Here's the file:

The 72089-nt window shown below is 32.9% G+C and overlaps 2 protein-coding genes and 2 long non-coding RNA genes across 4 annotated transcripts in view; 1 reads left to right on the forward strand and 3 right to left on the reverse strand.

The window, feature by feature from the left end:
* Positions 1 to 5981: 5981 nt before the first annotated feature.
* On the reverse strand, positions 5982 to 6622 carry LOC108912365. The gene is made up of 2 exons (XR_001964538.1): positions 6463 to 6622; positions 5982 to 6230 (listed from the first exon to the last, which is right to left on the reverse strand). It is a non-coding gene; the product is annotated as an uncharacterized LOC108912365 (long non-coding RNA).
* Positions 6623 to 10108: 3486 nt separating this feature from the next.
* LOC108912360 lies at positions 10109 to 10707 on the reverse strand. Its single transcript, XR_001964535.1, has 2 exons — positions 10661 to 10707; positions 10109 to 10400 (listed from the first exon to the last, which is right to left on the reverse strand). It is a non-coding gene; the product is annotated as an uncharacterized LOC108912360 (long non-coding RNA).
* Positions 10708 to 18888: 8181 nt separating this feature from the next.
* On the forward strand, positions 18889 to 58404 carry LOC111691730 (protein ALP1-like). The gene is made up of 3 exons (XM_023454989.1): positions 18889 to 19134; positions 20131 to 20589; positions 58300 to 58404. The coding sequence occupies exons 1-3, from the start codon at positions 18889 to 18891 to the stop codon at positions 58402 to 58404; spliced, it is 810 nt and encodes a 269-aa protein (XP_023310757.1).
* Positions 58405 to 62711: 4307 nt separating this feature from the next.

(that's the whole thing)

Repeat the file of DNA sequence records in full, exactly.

The 72089-nt window shown below is 32.9% G+C and overlaps 2 protein-coding genes and 2 long non-coding RNA genes across 4 annotated transcripts in view; 1 reads left to right on the forward strand and 3 right to left on the reverse strand.

The window, feature by feature from the left end:
* Positions 1 to 5981: 5981 nt before the first annotated feature.
* On the reverse strand, positions 5982 to 6622 carry LOC108912365. The gene is made up of 2 exons (XR_001964538.1): positions 6463 to 6622; positions 5982 to 6230 (listed from the first exon to the last, which is right to left on the reverse strand). It is a non-coding gene; the product is annotated as an uncharacterized LOC108912365 (long non-coding RNA).
* Positions 6623 to 10108: 3486 nt separating this feature from the next.
* LOC108912360 lies at positions 10109 to 10707 on the reverse strand. Its single transcript, XR_001964535.1, has 2 exons — positions 10661 to 10707; positions 10109 to 10400 (listed from the first exon to the last, which is right to left on the reverse strand). It is a non-coding gene; the product is annotated as an uncharacterized LOC108912360 (long non-coding RNA).
* Positions 10708 to 18888: 8181 nt separating this feature from the next.
* On the forward strand, positions 18889 to 58404 carry LOC111691730 (protein ALP1-like). The gene is made up of 3 exons (XM_023454989.1): positions 18889 to 19134; positions 20131 to 20589; positions 58300 to 58404. The coding sequence occupies exons 1-3, from the start codon at positions 18889 to 18891 to the stop codon at positions 58402 to 58404; spliced, it is 810 nt and encodes a 269-aa protein (XP_023310757.1).
* Positions 58405 to 62711: 4307 nt separating this feature from the next.